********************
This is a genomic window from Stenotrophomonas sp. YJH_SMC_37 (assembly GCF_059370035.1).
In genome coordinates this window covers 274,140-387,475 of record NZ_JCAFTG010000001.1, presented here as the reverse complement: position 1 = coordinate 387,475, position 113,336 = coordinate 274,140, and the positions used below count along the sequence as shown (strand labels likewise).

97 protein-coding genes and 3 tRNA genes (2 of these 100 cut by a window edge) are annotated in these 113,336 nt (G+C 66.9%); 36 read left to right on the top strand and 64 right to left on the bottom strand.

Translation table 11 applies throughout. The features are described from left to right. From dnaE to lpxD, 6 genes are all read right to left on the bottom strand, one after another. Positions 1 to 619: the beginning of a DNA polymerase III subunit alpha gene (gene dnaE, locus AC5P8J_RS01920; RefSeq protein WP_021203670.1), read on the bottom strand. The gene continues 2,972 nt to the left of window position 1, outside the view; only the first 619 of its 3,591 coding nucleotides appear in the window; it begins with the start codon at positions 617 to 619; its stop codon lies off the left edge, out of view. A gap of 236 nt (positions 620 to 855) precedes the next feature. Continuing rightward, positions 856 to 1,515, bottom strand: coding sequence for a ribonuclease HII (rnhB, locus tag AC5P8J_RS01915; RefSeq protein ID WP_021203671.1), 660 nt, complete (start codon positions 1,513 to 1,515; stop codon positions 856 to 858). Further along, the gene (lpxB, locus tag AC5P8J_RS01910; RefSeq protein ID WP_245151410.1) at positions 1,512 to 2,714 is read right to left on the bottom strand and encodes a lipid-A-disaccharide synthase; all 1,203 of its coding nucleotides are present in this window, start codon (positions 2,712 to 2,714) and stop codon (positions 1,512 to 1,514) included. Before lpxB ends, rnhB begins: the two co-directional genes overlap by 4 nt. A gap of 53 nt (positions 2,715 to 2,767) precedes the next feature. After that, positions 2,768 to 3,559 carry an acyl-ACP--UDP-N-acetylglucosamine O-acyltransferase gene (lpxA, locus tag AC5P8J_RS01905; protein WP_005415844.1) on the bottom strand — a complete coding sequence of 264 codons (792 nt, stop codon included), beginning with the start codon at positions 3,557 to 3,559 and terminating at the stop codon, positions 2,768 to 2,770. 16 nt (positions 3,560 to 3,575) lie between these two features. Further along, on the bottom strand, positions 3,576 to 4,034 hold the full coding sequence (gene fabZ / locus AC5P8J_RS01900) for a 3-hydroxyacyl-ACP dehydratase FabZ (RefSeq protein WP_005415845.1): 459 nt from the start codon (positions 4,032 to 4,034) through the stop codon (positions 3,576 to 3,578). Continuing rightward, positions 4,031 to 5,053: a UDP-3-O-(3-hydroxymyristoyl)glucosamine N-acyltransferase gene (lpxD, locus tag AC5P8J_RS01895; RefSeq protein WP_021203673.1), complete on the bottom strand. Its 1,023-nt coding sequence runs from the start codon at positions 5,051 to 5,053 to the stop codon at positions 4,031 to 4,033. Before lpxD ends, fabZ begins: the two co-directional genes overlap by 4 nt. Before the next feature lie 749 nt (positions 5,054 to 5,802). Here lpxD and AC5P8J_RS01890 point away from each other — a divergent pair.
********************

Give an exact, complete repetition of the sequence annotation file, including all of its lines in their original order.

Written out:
This is a genomic window from Stenotrophomonas sp. YJH_SMC_37 (assembly GCF_059370035.1).
In genome coordinates this window covers 274,140-387,475 of record NZ_JCAFTG010000001.1, presented here as the reverse complement: position 1 = coordinate 387,475, position 113,336 = coordinate 274,140, and the positions used below count along the sequence as shown (strand labels likewise).

97 protein-coding genes and 3 tRNA genes (2 of these 100 cut by a window edge) are annotated in these 113,336 nt (G+C 66.9%); 36 read left to right on the top strand and 64 right to left on the bottom strand.

Translation table 11 applies throughout. The features are described from left to right. From dnaE to lpxD, 6 genes are all read right to left on the bottom strand, one after another. Positions 1 to 619: the beginning of a DNA polymerase III subunit alpha gene (gene dnaE, locus AC5P8J_RS01920; RefSeq protein WP_021203670.1), read on the bottom strand. The gene continues 2,972 nt to the left of window position 1, outside the view; only the first 619 of its 3,591 coding nucleotides appear in the window; it begins with the start codon at positions 617 to 619; its stop codon lies off the left edge, out of view. A gap of 236 nt (positions 620 to 855) precedes the next feature. Continuing rightward, positions 856 to 1,515, bottom strand: coding sequence for a ribonuclease HII (rnhB, locus tag AC5P8J_RS01915; RefSeq protein ID WP_021203671.1), 660 nt, complete (start codon positions 1,513 to 1,515; stop codon positions 856 to 858). Further along, the gene (lpxB, locus tag AC5P8J_RS01910; RefSeq protein ID WP_245151410.1) at positions 1,512 to 2,714 is read right to left on the bottom strand and encodes a lipid-A-disaccharide synthase; all 1,203 of its coding nucleotides are present in this window, start codon (positions 2,712 to 2,714) and stop codon (positions 1,512 to 1,514) included. Before lpxB ends, rnhB begins: the two co-directional genes overlap by 4 nt. A gap of 53 nt (positions 2,715 to 2,767) precedes the next feature. After that, positions 2,768 to 3,559 carry an acyl-ACP--UDP-N-acetylglucosamine O-acyltransferase gene (lpxA, locus tag AC5P8J_RS01905; protein WP_005415844.1) on the bottom strand — a complete coding sequence of 264 codons (792 nt, stop codon included), beginning with the start codon at positions 3,557 to 3,559 and terminating at the stop codon, positions 2,768 to 2,770. 16 nt (positions 3,560 to 3,575) lie between these two features. Further along, on the bottom strand, positions 3,576 to 4,034 hold the full coding sequence (gene fabZ / locus AC5P8J_RS01900) for a 3-hydroxyacyl-ACP dehydratase FabZ (RefSeq protein WP_005415845.1): 459 nt from the start codon (positions 4,032 to 4,034) through the stop codon (positions 3,576 to 3,578). Continuing rightward, positions 4,031 to 5,053: a UDP-3-O-(3-hydroxymyristoyl)glucosamine N-acyltransferase gene (lpxD, locus tag AC5P8J_RS01895; RefSeq protein WP_021203673.1), complete on the bottom strand. Its 1,023-nt coding sequence runs from the start codon at positions 5,051 to 5,053 to the stop codon at positions 4,031 to 4,033. Before lpxD ends, fabZ begins: the two co-directional genes overlap by 4 nt. Before the next feature lie 749 nt (positions 5,054 to 5,802). Here lpxD and AC5P8J_RS01890 point away from each other — a divergent pair.